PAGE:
In VDH’s list of modern taboos [and there are far more than those, but hey, it's a good start], I see he’s pointing out someone is missing an outer covering:
4) The Ivy League is a Naked Emperor
By Ivy League I do not mean just Harvard, Princeton, and Yale, but the entire concept of high-priced elite schools like a Stanford, Duke, or Columbia as well. We know a BA from such institutions does not ipso facto any longer, as it once may well have, guarantee knowledge or competence. We know the race/class/gender craze has watered down the curriculum, and ensured therapy and empathy trump recall of facts and adherence to the inductive method. And we know that oneâ€™s first two years will probably mean instruction largely by graduate students and lecturers.
Had we national exit requirements, I am convinced those leaving a Hillsdale College or St. Thomas Aquinas or St. Johnâ€™s would do better than the average Yale BA.
A motivated undergraduate student, who picks the right professors and classes, can get as good an undergraduate education at San Jose State as at Stanford. Certainly, the four years are not worth $200,000 in room, board, and tuitionâ€” if education is the goal.
But wait! If, in contrast, networks, influence-accumulation, and contacts are the objectives to ensure a child remains, or enters into, the elite class, then the investment in such undergraduate schools is very much worth itâ€”but should be considered analogous to a debutante ball, the social register, or the Grand Tour.
Does anyone believe that the present professional classes of Ivy-League certified technocrats in the administration understand the law, the economy, or the government any better, by virtue of their university educations, than a does a country trial lawyer, a military officer, a CEO, or any of the others who were educated elsewhere, or received training in the rather rougher arena of the real world?
I am fortunate for a wonderful graduate education in the PhD program at Stanford, but I learned more about the way the world works in two months of farming (which saved a wretch like me) than in four years of concentrated study.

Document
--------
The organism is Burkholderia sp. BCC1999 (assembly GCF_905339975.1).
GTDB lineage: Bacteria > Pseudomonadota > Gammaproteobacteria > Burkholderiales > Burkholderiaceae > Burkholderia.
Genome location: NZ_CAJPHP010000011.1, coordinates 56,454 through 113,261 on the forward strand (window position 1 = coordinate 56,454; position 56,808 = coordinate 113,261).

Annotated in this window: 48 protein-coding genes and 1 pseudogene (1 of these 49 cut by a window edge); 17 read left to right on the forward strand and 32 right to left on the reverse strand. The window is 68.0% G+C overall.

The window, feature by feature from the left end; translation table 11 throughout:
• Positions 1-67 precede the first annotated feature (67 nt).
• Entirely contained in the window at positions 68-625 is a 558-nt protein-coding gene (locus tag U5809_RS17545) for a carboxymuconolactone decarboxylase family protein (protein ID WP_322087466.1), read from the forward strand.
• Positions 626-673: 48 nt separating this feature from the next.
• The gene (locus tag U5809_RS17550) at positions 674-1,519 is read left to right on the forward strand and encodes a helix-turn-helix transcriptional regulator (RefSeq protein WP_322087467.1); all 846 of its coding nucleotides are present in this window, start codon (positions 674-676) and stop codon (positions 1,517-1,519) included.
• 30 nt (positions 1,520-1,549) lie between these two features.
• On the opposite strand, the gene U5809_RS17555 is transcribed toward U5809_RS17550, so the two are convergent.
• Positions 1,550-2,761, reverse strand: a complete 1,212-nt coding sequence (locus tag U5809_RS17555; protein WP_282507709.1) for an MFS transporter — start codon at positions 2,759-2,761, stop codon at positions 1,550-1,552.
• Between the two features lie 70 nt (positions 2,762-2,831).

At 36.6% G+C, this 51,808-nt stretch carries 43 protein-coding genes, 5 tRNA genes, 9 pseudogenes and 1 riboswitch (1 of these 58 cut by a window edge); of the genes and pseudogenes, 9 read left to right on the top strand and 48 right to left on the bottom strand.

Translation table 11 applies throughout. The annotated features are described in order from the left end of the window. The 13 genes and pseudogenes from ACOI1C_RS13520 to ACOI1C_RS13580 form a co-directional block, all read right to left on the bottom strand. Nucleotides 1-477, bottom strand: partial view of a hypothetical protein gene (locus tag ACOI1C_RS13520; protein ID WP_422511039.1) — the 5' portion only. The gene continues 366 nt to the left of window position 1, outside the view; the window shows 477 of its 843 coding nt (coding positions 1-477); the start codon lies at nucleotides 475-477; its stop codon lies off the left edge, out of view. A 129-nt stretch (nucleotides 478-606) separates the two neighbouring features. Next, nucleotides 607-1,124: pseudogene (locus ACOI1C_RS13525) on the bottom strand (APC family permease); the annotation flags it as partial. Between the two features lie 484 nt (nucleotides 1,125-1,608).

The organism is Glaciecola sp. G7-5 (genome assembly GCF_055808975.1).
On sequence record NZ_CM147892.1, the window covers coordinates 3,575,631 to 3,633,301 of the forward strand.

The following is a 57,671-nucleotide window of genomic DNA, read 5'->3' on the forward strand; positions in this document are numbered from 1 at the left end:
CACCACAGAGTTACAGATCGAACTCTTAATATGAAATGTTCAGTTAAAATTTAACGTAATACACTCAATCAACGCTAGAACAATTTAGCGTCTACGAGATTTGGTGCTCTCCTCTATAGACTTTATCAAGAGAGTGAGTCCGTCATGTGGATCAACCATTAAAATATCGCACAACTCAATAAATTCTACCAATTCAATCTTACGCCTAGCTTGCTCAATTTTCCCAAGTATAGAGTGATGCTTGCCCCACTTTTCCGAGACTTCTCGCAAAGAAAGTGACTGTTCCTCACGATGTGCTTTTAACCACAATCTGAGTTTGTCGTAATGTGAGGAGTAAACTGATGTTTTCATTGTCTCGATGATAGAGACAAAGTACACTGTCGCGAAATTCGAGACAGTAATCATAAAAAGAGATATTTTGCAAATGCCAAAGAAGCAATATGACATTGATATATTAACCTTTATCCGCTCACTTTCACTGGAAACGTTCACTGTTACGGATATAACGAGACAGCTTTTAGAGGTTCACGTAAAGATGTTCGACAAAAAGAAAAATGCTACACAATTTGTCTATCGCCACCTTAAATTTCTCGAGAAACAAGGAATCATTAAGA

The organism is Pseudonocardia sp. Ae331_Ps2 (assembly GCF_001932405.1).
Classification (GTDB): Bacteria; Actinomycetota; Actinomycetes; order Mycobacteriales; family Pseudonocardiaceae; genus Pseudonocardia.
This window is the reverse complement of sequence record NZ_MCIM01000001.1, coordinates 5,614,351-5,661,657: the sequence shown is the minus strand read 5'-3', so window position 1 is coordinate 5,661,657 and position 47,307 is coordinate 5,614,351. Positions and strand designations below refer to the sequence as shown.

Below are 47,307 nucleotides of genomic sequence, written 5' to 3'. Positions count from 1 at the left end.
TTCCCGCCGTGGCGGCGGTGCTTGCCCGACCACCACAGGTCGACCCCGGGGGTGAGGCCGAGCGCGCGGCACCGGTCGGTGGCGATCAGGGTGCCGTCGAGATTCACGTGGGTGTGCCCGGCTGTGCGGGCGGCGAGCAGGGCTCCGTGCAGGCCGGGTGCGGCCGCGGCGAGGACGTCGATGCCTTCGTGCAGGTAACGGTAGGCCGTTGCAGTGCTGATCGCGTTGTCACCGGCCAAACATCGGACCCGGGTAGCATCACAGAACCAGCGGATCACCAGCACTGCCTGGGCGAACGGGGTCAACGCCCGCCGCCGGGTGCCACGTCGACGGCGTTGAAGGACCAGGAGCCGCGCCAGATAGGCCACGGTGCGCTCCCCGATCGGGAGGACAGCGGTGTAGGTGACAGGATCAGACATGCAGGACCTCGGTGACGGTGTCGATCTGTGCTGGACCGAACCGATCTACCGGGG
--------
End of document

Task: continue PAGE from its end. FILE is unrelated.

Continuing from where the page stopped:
In short, the world does not work on a nine-month schedule. It does not recognize concepts like tenure. It does not care for words without action. And brilliance is not measure by vocabulary or SAT scores. Wowing a dean, or repartee into a seminar, or clever put-downs of rivals in the faculty lounge donâ€™t translate into running a railroadâ€”or running the country. One Harry Truman, or Dwight Eisenhower is worth three Bill Clintons or Barack Obamas. If that sounds reductionist, simplistic, or anti-intellectual, it is not meant toâ€”but so be it nonetheless.
I also give a thumbs up to St. Johns – no, not the university in Queens, the small liberal arts college in Annapolis. They have a true liberal arts curriculum, as opposed to the ersatz hodge-podge you get at Harvard. [One of my fave friend-of-a-friend stories involved a grad student TAing freshman calculus... and a particular convo with students ending up with the TA yelling "Whoever told you guys you were smart?!". I've had my fill of over-educated know-nothings, too. The lovely thing about math is you really can't bullshit it.
Speaking of which, here's how math is done in real life:
I have my own video on the process, which is a little less evocative than the above.]
It is getting to the point where credentials are meaning nothing more than you’re willing to follow a specific set of rules of a specific game. Because college degrees, even in specific subjects, even in specific colleges, are losing the meaning that one actually knows anything, there is often another set of hoops one must jump through in terms of professional exams and credentialing. The academy is rife with cheating [and as noted before, when the internet can even do you math homework for you... it gets to be a silly arms race between teachers and students]; how can any potential employer trust the result of this process?
I like the idea of exit exams, just because I’m involved in an education process that’s somewhat similar [as a teacher, though I used to be a student]. I teach seminars for actuarial exams — and I don’t set the reading, syllabus, exam, or grade anything. I simply teach the material. A different group does the other parts. I have competitors in teaching, and we all argue over who is most effective in teaching, who has the highest pass rate, etc. The exams are blind-graded, so there is no favoritism shown to particular people.
I have remarked upon making college degrees based on this model, and I’ve seen some people craft programs where it’s almost like that — they take a whole bunch of CLEP exams to get college credit at some accredited college, and for some people that just means one year of full-time class taking to get a 4-year degree. It would be nice to get to the point where no butt-in-seat class time is needed for a good degree.